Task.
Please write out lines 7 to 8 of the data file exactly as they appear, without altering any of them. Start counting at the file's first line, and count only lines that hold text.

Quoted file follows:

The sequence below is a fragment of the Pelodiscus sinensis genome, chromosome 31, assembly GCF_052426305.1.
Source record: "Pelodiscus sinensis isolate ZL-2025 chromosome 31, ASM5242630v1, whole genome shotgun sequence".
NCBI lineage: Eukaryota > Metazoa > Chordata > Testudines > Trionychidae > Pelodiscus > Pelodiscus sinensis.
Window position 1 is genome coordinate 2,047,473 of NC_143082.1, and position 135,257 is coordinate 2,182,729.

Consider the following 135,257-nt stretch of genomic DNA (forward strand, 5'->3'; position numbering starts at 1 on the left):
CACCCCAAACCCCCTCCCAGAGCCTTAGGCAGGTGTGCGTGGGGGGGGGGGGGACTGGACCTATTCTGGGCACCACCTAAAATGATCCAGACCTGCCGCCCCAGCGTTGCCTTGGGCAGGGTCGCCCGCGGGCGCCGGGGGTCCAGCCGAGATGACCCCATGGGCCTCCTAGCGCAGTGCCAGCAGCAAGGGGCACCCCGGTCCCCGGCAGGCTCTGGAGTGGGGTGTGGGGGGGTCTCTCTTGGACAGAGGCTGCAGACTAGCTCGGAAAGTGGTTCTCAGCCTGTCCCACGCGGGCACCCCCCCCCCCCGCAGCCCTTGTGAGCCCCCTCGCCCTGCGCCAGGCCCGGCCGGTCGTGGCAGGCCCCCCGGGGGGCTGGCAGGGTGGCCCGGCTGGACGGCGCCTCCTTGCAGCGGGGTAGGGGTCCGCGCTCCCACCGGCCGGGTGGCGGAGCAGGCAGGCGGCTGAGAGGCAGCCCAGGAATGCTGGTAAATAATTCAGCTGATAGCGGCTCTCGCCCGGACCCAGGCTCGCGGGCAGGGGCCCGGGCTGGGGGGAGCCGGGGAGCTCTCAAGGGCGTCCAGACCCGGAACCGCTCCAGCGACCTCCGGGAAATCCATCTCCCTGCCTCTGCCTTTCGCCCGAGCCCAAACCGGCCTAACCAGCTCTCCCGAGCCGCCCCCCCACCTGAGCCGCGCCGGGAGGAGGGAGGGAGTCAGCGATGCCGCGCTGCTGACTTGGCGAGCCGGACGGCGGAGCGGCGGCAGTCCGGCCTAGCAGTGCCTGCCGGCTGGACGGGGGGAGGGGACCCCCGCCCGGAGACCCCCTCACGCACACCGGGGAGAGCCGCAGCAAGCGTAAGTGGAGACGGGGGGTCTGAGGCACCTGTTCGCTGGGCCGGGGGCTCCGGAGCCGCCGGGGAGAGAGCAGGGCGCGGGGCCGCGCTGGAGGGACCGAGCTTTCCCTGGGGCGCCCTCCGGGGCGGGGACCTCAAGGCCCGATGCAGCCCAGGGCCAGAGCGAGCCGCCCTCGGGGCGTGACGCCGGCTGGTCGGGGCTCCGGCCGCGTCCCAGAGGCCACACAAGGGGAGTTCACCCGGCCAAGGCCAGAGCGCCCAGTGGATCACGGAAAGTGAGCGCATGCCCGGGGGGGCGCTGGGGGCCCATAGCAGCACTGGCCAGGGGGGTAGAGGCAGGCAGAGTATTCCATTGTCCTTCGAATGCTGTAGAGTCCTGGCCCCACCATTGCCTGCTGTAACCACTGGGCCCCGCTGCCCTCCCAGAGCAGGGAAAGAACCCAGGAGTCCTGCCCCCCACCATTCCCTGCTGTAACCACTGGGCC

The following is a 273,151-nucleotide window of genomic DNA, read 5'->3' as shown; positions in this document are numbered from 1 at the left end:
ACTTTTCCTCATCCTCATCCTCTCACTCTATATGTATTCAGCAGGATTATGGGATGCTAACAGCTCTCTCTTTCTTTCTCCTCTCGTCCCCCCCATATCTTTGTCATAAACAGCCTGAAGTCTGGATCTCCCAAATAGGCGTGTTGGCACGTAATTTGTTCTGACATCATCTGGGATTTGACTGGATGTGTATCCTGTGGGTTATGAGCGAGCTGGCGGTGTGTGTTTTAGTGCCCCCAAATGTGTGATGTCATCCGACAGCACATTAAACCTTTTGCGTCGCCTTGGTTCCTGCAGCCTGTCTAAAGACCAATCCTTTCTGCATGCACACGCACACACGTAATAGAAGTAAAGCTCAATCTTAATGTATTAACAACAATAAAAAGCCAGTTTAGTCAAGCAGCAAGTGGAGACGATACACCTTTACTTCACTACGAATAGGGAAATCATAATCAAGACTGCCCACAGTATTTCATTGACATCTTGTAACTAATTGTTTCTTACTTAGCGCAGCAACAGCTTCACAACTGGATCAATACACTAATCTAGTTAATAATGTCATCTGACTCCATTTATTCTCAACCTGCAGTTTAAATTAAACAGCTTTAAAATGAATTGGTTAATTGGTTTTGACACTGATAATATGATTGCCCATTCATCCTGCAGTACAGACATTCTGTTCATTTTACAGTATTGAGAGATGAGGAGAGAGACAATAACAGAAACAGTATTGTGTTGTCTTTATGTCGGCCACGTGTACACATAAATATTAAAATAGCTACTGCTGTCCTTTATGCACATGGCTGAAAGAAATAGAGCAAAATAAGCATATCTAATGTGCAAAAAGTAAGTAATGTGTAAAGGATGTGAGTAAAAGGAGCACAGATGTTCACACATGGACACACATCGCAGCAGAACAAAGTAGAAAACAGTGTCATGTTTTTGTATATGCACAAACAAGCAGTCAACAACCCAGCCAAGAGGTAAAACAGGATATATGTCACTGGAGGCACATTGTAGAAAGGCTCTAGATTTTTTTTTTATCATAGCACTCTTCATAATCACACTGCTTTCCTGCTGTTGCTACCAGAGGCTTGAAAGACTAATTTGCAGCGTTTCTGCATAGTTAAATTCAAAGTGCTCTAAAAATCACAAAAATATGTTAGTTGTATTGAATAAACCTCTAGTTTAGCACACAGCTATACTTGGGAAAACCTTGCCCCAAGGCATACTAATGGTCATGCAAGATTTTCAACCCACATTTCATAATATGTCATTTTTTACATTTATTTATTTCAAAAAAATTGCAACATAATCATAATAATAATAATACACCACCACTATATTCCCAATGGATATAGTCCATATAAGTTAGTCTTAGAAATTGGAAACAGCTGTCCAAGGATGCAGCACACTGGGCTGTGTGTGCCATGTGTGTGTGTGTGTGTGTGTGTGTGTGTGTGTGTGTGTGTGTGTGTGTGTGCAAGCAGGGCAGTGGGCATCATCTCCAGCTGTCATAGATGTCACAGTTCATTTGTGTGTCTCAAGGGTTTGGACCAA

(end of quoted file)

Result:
The following is a 273,151-nucleotide window of genomic DNA, read 5'->3' as shown; positions in this document are numbered from 1 at the left end:
ACTTTTCCTCATCCTCATCCTCTCACTCTATATGTATTCAGCAGGATTATGGGATGCTAACAGCTCTCTCTTTCTTTCTCCTCTCGTCCCCCCCATATCTTTGTCATAAACAGCCTGAAGTCTGGATCTCCCAAATAGGCGTGTTGGCACGTAATTTGTTCTGACATCATCTGGGATTTGACTGGATGTGTATCCTGTGGGTTATGAGCGAGCTGGCGGTGTGTGTTTTAGTGCCCCCAAATGTGTGATGTCATCCGACAGCACATTAAACCTTTTGCGTCGCCTTGGTTCCTGCAGCCTGTCTAAAGACCAATCCTTTCTGCATGCACACGCACACACGTAATAGAAGTAAAGCTCAATCTTAATGTATTAACAACAATAAAAAGCCAGTTTAGTCAAGCAGCAAGTGGAGACGATACACCTTTACTTCACTACGAATAGGGAAATCATAATCAAGACTGCCCACAGTATTTCATTGACATCTTGTAACTAATTGTTTCTTACTTAGCGCAGCAACAGCTTCACAACTGGATCAATACACTAATCTAGTTAATAATGTCATCTGACTCCATTTATTCTCAACCTGCAGTTTAAATTAAACAGCTTTAAAATGAATTGGTTAATTGGTTTTGACACTGATAATATGATTGCCCATTCATCCTGCAGTACAGACATTCTGTTCATTTTACAGTATTGAGAGATGAGGAGAGAGACAATAACAGAAACAGTATTGTGTTGTCTTTATGTCGGCCACGTGTACACATAAATATTAAAATAGCTACTGCTGTCCTTTATGCACATGGCTGAAAGAAATAGAGCAAAATAAGCATATCTAATGTGCAAAAAGTAAGTAATGTGTAAAGGATGTGAGTAAAAGGAGCACAGATGTTCACACATGGACACACATCGCAGCAGAACAAAGTAGAAAACAGTGTCATGTTTTTGTATATGCACAAACAAGCAGTCAACAACCCAGCCAAGAGGTAAAACAGGATATATGTCACTGGAGGCACATTGTAGAAAGGCTCTAGATTTTTTTTTTATCATAGCACTCTTCATAATCACACTGCTTTCCTGCTGTTGCTACCAGAGGCTTGAAAGACTAATTTGCAGCGTTTCTGCATAGTTAAATTCAAAGTGCTCTAAAAATCACAAAAATATGTTAGTTGTATTGAATAAACCTCTAGTTTAGCACACAGCTATACTTGGGAAAACCTTGCCCCAAGGCATACTAATGGTCATGCAAGATTTTCAACCCACATTTCATAATATGTCATTTTTTACATTTATTTATTTCAAAAAAATTGCAACATAATCATAATAATAATAATACACCACCACTATATTCCCAATGGATATAGTCCATATAAGTTAGTCTTAGAAATTGGAAACAGCTGTCCAAGGATGCAGCACACTGGGCTGTGTGTGCCATGTGTGTGTGTGTGTGTGTGTGTGTGTGTGTGTGTGTGTGTGTGTGTGTGTGCAAGCAGGGCAGTGGGCATCATCTCCAGCTGTCATAGATGTCACAGTTCATTTGTGTGTCTCAAGGGTTTGGACCAA